Learn what is a tubeless bicycle tire, its advantages and disadvantages compared to traditional bicycle tires with an innertube.
If you’re a cyclist, then you’ve likely heard of tubeless bicycle tires. First introduced in 1999 — by Mavic, a France-based bicycle parts manufacturer — tubeless tires were initially deemed weighty and unreliable. As a result, many cyclists refused to try them and remained loyal to traditional inner tubes.
With that being said, it has been 21 years since tubeless tires first entered the market, and vast improvements have been made in that timespan. While inner tube tires may arguably still be the better choice for road cycling, tubeless tires are now considered the most reliable and cost-effective tires for BMX and trail riding. They also have a growing following among road cyclists.
In order to determine whether or not tubeless bicycle tires are right for you, it’s important to understand how they function and what benefits they offer.
What Are Tubeless Bicycle Tires?
Unlike traditional tires that use a separate inner tube, tubeless bicycle tires are molded with continuous ribs that are forced by the pressure of the air inside the tire to form a perfect seal along with the metal of the tire rim. As a result, they are not prone to pinch flats the way inner tube tires are.
Because of the way they are manufactured, tubeless tires are more resistant to going flat. When a puncture does occur, the tire keeps its seal along the rim, and most punctures are self-sealing thanks to the latex coating inside the casing.
For most tire incidents, you’ll only need to remove the object if it is still present, fill the tire back up, and give it a good spin to redistribute the latex inside. While flats still occur, air loss tends to be extremely slow as opposed to the sudden loss of inflation most cyclists are accustomed to.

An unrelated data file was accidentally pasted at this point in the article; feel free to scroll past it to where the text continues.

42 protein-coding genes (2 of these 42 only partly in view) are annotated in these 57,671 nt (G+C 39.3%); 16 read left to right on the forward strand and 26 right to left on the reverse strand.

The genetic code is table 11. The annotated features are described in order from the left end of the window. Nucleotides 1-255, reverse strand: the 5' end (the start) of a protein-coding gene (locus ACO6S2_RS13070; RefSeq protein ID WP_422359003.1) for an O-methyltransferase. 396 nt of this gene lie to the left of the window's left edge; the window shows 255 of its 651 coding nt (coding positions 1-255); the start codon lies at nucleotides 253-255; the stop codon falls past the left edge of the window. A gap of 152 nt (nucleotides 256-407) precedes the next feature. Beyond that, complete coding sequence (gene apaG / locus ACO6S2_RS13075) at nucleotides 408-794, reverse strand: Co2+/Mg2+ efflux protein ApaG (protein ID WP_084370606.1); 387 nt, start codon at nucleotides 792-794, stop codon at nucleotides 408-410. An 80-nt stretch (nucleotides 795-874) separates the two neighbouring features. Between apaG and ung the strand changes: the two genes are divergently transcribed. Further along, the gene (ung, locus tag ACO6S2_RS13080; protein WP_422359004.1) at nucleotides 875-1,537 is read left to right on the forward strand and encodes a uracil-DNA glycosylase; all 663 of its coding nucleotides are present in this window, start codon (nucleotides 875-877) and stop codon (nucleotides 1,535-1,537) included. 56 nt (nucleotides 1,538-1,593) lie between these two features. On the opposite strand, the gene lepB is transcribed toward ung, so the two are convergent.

What Are The Benefits?
There are several benefits to consider when making the switch to tubeless bicycle tires. As opposed to other tire options — like latex-filled tires, for instance — tubeless tires can save you anywhere from 150 to 650 grams of weight each. For anyone interested in long-distance cycling, this fact can’t be overlooked, as every gram counts.
Tubeless MTB tires offer a smoother ride for mountain biking while maintaining excellent traction and tire pressure in a way even the best inner tube tires simply can’t. They also eliminate the possibility of true pinch flats.
While there are times the tire pressure may be too low and air could start escaping from the tire, the fix is easy just add air and the tire will reseal itself.
Are There Any Downsides?
Tubeless tires do come with a few downsides. For one, some brands of tubeless bicycle tires tend to be on the heavy side, and the initial setup can be difficult for novices.
When a catastrophic flat does occur on the road, repair of a tubeless bicycle tire is also messier and can take significantly longer than the repair of a traditional tire. Like all bicycle tires, tubeless tires need regular maintenance. This goes beyond the typical dry rot.
The internal sealant in a tubeless tire can dry out in hot and dry conditions. As a result, it is necessary to add a small dose of new sealant occasionally. If you leave your bike sitting up for six or more weeks at a time, you may have to remove the tires completely and scrape off the old sealant before reinstalling the tires.
Tubeless mountain bike tire
Tubeless road bike tire
Any way you slice it, the many benefits of tubeless tires far outweigh the downsides. In other words, these types of bicycle tires are a smart investment that can save you both time and money, and ensure countless hours of worry-free cycling.